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The Department of Education’s budget tug of war: Congress vs. presidents
Brookings
2024.02.27
Candidates in the 2024 Republican primary have echoed decades?long calls to substantially scale back or even eliminate the Department of Education. What candidates mean by “shutting down” is vague. It could indicate a type of restructuring that folds federal programs into block grants or combines the Department of Education with the Department of Labor. Regardless, the message seems clear: Federal spending in education-like the federal role in education-is bloated and should be cut.
Considering the upcoming election, this rhetoric raises a question: If the president wants to cut federal spending in education, would he or she realistically be able to do it? How successful have presidential budget requests for ED been over time?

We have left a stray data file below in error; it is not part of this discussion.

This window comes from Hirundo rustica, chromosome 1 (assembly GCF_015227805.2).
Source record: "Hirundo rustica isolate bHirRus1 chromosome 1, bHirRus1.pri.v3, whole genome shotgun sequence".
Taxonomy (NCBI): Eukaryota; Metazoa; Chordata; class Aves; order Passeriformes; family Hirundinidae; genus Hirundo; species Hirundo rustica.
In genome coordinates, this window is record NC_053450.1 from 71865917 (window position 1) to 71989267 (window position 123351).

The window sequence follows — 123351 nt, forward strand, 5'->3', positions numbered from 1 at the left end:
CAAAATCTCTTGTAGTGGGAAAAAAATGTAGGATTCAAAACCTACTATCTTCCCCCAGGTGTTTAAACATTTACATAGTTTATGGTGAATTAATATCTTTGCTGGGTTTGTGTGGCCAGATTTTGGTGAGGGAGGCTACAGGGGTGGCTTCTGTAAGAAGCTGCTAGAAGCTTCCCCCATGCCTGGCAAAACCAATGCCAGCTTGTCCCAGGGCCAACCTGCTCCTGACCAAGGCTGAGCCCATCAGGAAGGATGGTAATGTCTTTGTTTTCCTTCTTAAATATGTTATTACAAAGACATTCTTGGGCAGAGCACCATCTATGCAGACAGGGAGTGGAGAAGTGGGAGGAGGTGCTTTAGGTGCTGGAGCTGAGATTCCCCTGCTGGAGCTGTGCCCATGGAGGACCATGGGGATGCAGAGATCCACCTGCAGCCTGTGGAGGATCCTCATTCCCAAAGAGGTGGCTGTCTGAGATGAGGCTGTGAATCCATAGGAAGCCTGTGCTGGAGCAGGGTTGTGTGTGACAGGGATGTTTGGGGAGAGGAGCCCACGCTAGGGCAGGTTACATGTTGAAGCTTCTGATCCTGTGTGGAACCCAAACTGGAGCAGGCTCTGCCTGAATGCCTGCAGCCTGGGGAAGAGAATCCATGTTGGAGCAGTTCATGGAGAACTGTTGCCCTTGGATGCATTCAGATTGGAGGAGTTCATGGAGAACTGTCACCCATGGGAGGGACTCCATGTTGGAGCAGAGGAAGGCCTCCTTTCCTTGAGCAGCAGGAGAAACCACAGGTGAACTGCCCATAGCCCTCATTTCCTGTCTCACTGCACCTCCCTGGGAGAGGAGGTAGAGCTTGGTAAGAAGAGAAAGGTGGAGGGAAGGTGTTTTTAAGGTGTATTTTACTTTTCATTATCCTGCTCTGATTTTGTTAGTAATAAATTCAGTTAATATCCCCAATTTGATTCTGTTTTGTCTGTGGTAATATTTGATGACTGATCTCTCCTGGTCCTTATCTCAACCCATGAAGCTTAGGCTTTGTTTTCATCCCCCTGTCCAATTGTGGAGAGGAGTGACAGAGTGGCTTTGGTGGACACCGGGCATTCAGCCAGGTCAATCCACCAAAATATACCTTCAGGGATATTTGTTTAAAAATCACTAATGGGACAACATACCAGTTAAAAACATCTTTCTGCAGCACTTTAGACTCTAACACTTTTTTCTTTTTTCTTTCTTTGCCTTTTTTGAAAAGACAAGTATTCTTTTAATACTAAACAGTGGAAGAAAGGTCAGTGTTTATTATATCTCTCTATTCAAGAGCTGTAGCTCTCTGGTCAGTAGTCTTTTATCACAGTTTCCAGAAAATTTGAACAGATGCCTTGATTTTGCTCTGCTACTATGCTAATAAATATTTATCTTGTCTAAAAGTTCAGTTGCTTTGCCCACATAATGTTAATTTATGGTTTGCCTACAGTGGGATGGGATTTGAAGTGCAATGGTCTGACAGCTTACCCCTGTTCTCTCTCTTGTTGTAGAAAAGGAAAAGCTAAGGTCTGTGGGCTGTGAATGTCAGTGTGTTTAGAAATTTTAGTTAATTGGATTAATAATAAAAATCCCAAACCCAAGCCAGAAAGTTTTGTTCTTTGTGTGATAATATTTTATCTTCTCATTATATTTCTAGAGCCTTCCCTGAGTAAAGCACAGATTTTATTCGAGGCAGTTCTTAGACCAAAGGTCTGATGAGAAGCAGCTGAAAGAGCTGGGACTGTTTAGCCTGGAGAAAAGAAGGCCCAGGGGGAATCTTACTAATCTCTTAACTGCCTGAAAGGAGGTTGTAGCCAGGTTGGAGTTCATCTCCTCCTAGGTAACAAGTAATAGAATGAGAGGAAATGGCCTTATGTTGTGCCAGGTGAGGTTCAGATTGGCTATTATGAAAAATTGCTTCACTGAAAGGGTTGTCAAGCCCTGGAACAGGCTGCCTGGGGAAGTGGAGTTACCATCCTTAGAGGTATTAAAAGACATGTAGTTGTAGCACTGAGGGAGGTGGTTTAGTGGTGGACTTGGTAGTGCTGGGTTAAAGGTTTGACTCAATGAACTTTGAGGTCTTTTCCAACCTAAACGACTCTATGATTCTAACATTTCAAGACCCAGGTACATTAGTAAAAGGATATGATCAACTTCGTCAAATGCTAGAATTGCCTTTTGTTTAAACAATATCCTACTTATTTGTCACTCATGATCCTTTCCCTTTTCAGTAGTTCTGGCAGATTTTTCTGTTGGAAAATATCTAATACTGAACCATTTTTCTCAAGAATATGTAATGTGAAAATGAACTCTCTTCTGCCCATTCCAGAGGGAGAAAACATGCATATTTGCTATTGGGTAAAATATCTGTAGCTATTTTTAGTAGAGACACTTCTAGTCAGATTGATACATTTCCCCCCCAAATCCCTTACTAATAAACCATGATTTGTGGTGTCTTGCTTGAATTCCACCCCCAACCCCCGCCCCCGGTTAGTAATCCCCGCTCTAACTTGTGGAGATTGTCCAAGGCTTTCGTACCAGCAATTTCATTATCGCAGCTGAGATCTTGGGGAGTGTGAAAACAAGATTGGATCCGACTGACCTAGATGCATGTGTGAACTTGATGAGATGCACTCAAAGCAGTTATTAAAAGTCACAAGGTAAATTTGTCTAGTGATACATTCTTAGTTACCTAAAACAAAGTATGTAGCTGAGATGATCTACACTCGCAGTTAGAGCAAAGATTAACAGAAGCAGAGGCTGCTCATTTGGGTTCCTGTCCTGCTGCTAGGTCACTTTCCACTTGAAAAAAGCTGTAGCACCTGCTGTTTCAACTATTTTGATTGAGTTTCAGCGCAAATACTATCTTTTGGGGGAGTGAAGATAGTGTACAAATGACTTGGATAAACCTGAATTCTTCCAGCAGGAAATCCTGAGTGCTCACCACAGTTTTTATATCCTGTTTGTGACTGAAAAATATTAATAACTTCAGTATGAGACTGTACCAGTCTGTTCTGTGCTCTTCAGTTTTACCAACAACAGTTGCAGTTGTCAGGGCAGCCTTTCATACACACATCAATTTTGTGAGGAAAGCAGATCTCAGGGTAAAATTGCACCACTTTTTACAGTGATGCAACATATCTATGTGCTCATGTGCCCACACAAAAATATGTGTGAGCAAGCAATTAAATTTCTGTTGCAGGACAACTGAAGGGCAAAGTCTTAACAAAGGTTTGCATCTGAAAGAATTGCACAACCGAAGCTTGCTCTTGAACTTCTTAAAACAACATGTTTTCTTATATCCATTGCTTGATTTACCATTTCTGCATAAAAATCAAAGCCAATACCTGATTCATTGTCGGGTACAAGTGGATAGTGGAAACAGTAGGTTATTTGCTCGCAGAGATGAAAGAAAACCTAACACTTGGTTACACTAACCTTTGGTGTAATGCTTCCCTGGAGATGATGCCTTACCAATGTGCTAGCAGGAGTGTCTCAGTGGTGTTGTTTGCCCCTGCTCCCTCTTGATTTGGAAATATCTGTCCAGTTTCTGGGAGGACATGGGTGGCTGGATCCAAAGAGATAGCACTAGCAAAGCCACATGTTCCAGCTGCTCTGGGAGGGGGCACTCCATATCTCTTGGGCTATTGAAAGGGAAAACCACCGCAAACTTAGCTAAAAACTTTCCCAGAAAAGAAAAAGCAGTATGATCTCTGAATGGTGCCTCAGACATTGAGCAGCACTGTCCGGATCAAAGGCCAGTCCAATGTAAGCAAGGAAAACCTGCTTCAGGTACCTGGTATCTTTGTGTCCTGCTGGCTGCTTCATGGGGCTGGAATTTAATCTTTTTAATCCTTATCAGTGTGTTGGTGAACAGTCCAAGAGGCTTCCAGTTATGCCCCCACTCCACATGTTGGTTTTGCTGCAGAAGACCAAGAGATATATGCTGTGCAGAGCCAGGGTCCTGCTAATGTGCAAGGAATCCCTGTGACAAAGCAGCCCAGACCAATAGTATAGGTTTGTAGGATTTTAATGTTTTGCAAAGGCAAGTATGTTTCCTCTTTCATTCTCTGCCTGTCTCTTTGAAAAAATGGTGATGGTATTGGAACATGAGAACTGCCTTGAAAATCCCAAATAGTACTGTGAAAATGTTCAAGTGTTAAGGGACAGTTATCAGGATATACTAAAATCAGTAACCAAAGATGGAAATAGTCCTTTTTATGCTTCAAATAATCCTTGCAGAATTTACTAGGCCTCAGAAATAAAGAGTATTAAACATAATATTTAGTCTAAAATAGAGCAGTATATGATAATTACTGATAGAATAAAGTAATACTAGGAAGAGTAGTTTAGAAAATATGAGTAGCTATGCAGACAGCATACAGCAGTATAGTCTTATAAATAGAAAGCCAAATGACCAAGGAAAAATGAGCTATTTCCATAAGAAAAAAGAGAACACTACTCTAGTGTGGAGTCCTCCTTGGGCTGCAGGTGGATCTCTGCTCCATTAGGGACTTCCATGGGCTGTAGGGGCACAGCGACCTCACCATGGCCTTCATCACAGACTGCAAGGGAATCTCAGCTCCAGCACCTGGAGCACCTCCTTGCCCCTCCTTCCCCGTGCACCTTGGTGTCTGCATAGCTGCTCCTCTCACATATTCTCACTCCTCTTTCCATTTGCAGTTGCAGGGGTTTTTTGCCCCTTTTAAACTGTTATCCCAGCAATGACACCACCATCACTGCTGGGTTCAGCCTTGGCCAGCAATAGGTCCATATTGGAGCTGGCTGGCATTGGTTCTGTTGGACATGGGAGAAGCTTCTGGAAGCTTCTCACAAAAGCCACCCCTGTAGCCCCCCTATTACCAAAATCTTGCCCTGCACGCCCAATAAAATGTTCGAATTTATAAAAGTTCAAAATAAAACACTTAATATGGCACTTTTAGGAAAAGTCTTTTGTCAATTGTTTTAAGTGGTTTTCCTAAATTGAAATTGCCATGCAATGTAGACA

With that in mind, this piece examines the relationship between which party controls Congress, which party controls the White House, and funding levels for elementary and secondary programs channeled through the U.S. Department of Education (the focus on K-12 is for simplicity, as the higher education budget numbers are much harder to pin down). We walk through trends in total K-12 funding, and the differences between the president’s budget and what is appropriated, over several decades. To make funding comparable across time, we use inflation-adjusted dollars, using September 2023 as our benchmark.